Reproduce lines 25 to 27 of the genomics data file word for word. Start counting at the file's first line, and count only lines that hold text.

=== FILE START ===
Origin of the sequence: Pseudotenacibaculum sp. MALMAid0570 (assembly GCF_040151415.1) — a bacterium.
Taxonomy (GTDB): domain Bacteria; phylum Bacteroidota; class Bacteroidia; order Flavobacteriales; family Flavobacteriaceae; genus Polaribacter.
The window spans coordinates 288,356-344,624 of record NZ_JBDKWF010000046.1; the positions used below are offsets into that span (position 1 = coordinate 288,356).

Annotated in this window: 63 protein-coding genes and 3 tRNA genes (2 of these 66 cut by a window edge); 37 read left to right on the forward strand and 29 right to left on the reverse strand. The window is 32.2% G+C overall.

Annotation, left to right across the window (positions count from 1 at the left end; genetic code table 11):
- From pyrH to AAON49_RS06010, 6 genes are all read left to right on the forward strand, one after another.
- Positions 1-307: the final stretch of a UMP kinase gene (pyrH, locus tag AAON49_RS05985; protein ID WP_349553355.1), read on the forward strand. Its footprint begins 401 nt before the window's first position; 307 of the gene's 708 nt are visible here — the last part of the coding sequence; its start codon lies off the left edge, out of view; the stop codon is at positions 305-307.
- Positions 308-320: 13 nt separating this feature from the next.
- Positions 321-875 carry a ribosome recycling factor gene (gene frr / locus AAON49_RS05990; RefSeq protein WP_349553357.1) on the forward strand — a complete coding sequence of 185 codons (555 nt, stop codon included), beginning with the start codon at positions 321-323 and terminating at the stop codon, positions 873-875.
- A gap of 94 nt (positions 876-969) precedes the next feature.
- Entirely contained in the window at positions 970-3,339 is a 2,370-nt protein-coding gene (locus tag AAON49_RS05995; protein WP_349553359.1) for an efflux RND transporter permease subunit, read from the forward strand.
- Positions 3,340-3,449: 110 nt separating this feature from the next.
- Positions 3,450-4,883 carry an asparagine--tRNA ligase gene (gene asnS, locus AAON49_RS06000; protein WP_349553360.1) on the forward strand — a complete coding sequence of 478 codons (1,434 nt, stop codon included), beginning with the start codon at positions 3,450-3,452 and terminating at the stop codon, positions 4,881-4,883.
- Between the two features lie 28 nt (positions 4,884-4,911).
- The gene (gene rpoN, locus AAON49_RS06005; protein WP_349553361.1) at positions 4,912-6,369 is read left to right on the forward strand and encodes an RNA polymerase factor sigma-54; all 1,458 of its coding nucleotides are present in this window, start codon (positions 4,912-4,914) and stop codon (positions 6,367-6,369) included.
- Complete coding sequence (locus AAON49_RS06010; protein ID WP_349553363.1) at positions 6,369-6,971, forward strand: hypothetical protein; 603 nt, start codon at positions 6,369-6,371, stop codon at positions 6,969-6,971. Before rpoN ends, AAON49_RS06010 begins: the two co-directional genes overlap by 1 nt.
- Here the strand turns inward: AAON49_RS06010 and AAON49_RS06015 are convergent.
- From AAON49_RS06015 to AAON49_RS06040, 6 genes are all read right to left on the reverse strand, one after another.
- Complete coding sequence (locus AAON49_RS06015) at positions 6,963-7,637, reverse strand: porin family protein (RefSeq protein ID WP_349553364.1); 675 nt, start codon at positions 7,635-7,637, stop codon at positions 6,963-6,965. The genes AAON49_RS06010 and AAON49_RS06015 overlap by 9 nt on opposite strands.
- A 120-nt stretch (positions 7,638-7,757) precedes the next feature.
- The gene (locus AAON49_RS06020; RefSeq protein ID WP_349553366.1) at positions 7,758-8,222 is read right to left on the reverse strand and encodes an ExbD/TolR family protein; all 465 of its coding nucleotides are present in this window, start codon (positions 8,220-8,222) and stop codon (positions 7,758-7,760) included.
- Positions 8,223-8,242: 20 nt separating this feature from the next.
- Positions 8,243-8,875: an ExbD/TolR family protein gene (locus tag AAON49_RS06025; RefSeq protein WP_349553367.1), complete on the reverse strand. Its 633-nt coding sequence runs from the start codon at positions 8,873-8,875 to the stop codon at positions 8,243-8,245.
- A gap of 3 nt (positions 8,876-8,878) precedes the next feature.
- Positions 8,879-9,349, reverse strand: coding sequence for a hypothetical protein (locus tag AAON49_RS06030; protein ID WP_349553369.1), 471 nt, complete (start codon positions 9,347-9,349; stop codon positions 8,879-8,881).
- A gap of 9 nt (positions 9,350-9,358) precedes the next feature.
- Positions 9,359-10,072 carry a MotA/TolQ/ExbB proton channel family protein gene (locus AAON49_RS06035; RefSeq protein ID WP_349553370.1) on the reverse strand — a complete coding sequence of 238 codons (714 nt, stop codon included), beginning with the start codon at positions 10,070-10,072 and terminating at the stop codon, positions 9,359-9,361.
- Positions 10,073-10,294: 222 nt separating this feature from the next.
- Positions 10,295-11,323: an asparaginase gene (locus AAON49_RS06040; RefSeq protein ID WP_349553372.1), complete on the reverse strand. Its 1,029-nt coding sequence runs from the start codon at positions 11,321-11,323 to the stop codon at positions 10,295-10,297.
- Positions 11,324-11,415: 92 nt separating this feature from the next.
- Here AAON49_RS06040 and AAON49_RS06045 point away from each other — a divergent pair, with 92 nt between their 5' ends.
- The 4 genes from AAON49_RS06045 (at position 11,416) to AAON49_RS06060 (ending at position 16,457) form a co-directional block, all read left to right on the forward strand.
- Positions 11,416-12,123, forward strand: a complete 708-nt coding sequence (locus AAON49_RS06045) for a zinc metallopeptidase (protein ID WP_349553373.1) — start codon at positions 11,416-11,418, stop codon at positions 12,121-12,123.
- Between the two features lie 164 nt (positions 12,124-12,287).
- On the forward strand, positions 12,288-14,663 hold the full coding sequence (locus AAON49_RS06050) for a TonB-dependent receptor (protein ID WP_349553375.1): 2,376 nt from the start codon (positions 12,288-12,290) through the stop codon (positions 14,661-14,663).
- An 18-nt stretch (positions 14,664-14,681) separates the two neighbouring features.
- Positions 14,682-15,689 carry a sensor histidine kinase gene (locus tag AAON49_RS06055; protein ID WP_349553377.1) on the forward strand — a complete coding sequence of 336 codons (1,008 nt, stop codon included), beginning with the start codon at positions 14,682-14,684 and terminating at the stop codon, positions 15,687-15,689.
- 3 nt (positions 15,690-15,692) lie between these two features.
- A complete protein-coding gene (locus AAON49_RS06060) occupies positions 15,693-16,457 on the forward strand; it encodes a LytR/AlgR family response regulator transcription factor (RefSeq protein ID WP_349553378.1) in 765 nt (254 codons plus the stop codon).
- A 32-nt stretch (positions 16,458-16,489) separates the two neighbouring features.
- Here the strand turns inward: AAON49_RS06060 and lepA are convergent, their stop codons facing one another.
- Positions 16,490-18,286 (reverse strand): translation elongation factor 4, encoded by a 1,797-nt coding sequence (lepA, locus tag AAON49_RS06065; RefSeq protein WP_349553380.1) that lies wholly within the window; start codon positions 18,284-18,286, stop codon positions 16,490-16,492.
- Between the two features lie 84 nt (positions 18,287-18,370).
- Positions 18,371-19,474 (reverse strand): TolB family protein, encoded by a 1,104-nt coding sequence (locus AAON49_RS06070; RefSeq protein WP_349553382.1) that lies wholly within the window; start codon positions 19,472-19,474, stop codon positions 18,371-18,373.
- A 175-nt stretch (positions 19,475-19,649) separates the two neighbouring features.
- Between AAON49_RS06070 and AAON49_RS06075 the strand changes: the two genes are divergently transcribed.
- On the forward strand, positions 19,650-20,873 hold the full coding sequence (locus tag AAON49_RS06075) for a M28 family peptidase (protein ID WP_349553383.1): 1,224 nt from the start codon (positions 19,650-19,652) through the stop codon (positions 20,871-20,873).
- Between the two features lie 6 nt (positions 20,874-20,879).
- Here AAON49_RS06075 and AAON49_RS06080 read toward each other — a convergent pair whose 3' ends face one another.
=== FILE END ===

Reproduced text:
- Positions 8,879-9,349, reverse strand: coding sequence for a hypothetical protein (locus tag AAON49_RS06030; protein ID WP_349553369.1), 471 nt, complete (start codon positions 9,347-9,349; stop codon positions 8,879-8,881).
- A gap of 9 nt (positions 9,350-9,358) precedes the next feature.
- Positions 9,359-10,072 carry a MotA/TolQ/ExbB proton channel family protein gene (locus AAON49_RS06035; RefSeq protein ID WP_349553370.1) on the reverse strand — a complete coding sequence of 238 codons (714 nt, stop codon included), beginning with the start codon at positions 10,070-10,072 and terminating at the stop codon, positions 9,359-9,361.